As the base... Hit Points are what they've always been. A combination of Wounds/health/fatigue/morale/luck etc. You get hit by an attack, you take damage, you lose hit points. Drop below 0 HP and you fall unconscious. You don't get Hit Points back without a magical curative spell/item, or you rest for X length of time, regaining Y Hit Points every hour/day/week or whatever. Only classes that have magical curative spells are in the game (cleric/druid/maybe bard.)

    You then have the "Energy Module" you can add onto the base. This changes Hit Points by removing the assumption they include wounds/health, and instead are just fatigue/morale/luck. Every PC now gets a Second Wind ability, which they can activate with a Standard action to regain a set amount of Hit Points through no required efforts of anyone else. The Warlord also opens up as an available Class, where as part of their Class abilities they get two uses of Inspiring Word per fight, that grants another character a set amount of Hit Points. There's also a chart that says each class can only be "healed" a certain number of times before they are completely out of energy and an extended rest must occur before they can be healed again (your total number of Healing Surges, were you to use 4E parlance.)

    The only thing remaining is figuring out how Dying works once you drop below 0 hit points... but other than that, things seem fairly straightforward to me.

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    ° Ignore Arlough
    Death could come in the manner of when you drop, you make saves (similar to 4e) but on a fail you loose one of your reserve "energy packs" for the day. If you have no HP and no reserves, you die.

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    ° Ignore ren1999
    Nope. I also fiddled with these ideas and players weren't having it. Players are most happy with something similar to those D&D Gold Box games I was talking about.

    To beat these games, it was wise to take as many extended rests as you could in order to restore full hit points and memorize a full list of spells so you could defeat the next group of monsters in an encounter.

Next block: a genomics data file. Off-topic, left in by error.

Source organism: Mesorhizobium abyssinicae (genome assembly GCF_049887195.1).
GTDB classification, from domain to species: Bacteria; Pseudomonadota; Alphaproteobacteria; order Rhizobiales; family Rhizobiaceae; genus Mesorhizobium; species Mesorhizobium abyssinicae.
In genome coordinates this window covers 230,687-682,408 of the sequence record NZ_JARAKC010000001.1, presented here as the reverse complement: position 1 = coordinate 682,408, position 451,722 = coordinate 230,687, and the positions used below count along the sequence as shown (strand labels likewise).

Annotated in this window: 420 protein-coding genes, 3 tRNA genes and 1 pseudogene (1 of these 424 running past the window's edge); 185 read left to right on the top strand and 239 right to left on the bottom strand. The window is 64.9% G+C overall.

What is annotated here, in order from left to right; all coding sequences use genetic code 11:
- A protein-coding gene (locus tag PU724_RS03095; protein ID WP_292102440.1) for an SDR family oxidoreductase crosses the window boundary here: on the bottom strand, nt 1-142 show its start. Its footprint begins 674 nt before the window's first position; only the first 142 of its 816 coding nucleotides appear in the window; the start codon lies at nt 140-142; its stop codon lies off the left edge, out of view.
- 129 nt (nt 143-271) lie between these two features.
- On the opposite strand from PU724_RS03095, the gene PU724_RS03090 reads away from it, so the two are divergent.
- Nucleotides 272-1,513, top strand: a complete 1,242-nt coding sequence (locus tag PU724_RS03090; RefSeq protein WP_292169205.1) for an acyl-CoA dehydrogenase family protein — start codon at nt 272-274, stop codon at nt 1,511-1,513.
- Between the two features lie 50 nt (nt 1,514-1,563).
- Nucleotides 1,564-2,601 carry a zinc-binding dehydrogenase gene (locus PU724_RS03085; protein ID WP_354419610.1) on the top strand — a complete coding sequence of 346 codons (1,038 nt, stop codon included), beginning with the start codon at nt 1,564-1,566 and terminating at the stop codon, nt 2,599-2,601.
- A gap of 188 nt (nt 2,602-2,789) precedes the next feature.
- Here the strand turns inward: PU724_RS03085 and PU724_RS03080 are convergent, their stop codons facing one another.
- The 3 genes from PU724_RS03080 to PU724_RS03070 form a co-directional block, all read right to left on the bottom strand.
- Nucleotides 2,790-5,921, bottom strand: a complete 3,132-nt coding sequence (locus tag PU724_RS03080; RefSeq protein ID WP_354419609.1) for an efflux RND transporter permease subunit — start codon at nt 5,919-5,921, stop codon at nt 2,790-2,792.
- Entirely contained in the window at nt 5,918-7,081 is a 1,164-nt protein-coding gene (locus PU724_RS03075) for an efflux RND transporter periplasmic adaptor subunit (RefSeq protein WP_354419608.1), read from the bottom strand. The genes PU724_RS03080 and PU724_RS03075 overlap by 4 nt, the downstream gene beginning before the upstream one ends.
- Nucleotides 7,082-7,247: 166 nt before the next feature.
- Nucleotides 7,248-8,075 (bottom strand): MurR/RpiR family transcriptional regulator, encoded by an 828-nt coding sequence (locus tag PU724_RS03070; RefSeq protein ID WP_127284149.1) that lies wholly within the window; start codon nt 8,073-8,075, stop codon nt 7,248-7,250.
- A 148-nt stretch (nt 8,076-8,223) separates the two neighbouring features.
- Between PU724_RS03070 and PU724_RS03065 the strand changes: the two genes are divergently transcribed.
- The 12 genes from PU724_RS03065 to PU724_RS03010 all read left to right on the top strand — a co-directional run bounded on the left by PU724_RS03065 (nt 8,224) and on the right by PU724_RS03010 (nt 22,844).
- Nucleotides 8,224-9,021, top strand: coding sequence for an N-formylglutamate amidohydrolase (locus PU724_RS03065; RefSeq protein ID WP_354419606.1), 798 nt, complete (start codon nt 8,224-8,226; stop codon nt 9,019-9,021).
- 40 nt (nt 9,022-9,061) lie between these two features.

From these games, we decided that the healer in the party would mass heal and mass remove poisons, curses, etc.. during an extended rest.

    Doing this stopped so many complaints about so many things. It also allowed me, the DM -- because I base each encounter on the assumption that the characters have full hit points and no damage conditions.

    Even after all this, characters still sometimes die.

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    Quote Originally Posted by ren1999 View Post
    Nope. I also fiddled with these ideas and players weren't having it. Players are most happy with something similar to those D&D Gold Box games I was talking about.

    To beat these games, it was wise to take as many extended rests as you could in order to restore full hit points and memorize a full list of spells so you could defeat the next group of monsters in an encounter.

    From these games, we decided that the healer in the party would mass heal and mass remove poisons, curses, etc.. during an extended rest.

    Doing this stopped so many complaints about so many things. It also allowed me, the DM -- because I base each encounter on the assumption that the characters have full hit points and no damage conditions.

    Even after all this, characters still sometimes die.
    I am not certain what you are saying "Nope" to, but...
    Your players seem to be very risk averse, but for extremely good reason if you are burning up so many of their resources that some still die in a fight!
    Killing a fully rested PC in a fully rested party is like a level + 8 encounter in 4th.
    What edition are you playing?
    Last edited by Arlough; Friday, 4th May, 2012 at 08:46 PM.